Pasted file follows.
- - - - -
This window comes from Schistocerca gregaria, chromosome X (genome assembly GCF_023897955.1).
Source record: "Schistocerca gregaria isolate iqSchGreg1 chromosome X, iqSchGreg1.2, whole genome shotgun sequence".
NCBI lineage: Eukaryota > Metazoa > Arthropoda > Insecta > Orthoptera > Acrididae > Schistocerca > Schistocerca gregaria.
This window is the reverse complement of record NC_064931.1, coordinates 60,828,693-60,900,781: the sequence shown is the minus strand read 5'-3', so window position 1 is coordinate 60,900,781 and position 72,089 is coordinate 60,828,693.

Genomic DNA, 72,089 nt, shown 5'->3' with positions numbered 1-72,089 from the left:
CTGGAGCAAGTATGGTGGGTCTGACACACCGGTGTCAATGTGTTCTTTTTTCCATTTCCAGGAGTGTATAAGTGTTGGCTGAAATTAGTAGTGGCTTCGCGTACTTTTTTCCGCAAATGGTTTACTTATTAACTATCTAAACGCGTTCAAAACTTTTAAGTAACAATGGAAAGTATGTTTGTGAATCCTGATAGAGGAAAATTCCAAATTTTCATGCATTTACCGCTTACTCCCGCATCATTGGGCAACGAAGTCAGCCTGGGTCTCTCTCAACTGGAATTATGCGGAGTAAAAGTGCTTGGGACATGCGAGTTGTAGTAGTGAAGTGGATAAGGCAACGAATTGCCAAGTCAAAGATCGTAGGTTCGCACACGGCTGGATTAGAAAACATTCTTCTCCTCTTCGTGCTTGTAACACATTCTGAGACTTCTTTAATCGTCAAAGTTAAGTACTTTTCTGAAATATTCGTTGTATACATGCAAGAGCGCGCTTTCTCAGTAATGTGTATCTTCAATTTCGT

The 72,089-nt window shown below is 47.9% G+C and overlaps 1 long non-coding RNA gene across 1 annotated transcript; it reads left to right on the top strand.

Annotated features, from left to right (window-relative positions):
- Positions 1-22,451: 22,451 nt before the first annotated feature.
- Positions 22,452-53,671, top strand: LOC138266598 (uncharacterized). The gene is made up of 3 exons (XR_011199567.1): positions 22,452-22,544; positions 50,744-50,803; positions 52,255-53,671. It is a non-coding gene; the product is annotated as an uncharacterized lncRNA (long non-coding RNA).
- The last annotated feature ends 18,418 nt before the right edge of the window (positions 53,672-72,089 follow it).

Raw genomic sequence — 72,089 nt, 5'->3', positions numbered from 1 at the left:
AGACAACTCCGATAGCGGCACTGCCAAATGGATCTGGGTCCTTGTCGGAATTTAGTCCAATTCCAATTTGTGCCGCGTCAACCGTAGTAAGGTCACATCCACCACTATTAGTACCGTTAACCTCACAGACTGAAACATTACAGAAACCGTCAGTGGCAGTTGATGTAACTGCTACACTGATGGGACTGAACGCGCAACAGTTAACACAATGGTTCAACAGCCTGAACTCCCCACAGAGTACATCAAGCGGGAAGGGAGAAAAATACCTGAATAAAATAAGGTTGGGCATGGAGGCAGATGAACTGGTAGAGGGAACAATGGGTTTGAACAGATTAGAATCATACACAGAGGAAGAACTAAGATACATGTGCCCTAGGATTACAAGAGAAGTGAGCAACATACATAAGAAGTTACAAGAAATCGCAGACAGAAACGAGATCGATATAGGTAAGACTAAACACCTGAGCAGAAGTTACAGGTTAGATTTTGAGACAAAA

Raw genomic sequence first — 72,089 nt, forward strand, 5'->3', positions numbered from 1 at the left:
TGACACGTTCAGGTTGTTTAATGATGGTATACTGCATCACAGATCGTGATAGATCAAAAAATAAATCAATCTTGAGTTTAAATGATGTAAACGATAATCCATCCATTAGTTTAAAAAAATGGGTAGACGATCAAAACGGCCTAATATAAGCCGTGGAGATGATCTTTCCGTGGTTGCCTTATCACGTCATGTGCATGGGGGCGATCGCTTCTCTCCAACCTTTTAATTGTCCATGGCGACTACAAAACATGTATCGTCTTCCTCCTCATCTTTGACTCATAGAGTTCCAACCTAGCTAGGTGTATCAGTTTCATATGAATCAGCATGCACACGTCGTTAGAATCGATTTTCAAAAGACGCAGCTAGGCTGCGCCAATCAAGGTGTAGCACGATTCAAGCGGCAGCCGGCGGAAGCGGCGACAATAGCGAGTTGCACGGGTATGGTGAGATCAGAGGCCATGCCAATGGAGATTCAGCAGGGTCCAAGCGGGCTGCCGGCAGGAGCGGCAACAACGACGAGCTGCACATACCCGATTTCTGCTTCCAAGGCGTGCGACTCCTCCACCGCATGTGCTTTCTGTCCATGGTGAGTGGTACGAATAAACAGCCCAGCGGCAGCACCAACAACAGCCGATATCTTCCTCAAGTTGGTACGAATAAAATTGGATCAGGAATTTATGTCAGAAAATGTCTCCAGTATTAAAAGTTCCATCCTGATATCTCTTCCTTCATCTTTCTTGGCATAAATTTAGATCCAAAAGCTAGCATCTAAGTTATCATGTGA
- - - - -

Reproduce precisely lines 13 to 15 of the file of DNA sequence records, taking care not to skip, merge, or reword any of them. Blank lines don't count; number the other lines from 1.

AGACAACTCCGATAGCGGCACTGCCAAATGGATCTGGGTCCTTGTCGGAATTTAGTCCAATTCCAATTTGTGCCGCGTCAACCGTAGTAAGGTCACATCCACCACTATTAGTACCGTTAACCTCACAGACTGAAACATTACAGAAACCGTCAGTGGCAGTTGATGTAACTGCTACACTGATGGGACTGAACGCGCAACAGTTAACACAATGGTTCAACAGCCTGAACTCCCCACAGAGTACATCAAGCGGGAAGGGAGAAAAATACCTGAATAAAATAAGGTTGGGCATGGAGGCAGATGAACTGGTAGAGGGAACAATGGGTTTGAACAGATTAGAATCATACACAGAGGAAGAACTAAGATACATGTGCCCTAGGATTACAAGAGAAGTGAGCAACATACATAAGAAGTTACAAGAAATCGCAGACAGAAACGAGATCGATATAGGTAAGACTAAACACCTGAGCAGAAGTTACAGGTTAGATTTTGAGACAAAA

Raw genomic sequence first — 72,089 nt, forward strand, 5'->3', positions numbered from 1 at the left:
TGACACGTTCAGGTTGTTTAATGATGGTATACTGCATCACAGATCGTGATAGATCAAAAAATAAATCAATCTTGAGTTTAAATGATGTAAACGATAATCCATCCATTAGTTTAAAAAAATGGGTAGACGATCAAAACGGCCTAATATAAGCCGTGGAGATGATCTTTCCGTGGTTGCCTTATCACGTCATGTGCATGGGGGCGATCGCTTCTCTCCAACCTTTTAATTGTCCATGGCGACTACAAAACATGTATCGTCTTCCTCCTCATCTTTGACTCATAGAGTTCCAACCTAGCTAGGTGTATCAGTTTCATATGAATCAGCATGCACACGTCGTTAGAATCGATTTTCAAAAGACGCAGCTAGGCTGCGCCAATCAAGGTGTAGCACGATTCAAGCGGCAGCCGGCGGAAGCGGCGACAATAGCGAGTTGCACGGGTATGGTGAGATCAGAGGCCATGCCAATGGAGATTCAGCAGGGTCCAAGCGGGCTGCCGGCAGGAGCGGCAACAACGACGAGCTGCACATACCCGATTTCTGCTTCCAAGGCGTGCGACTCCTCCACCGCATGTGCTTTCTGTCCATGGTGAGTGGTACGAATAAACAGCCCAGCGGCAGCACCAACAACAGCCGATATCTTCCTCAAGTTGGTACGAATAAAATTGGATCAGGAATTTATGTCAGAAAATGTCTCCAGTATTAAAAGTTCCATCCTGATATCTCTTCCTTCATCTTTCTTGGCATAAATTTAGATCCAAAAGCTAGCATCTAAGTTATCATGTGA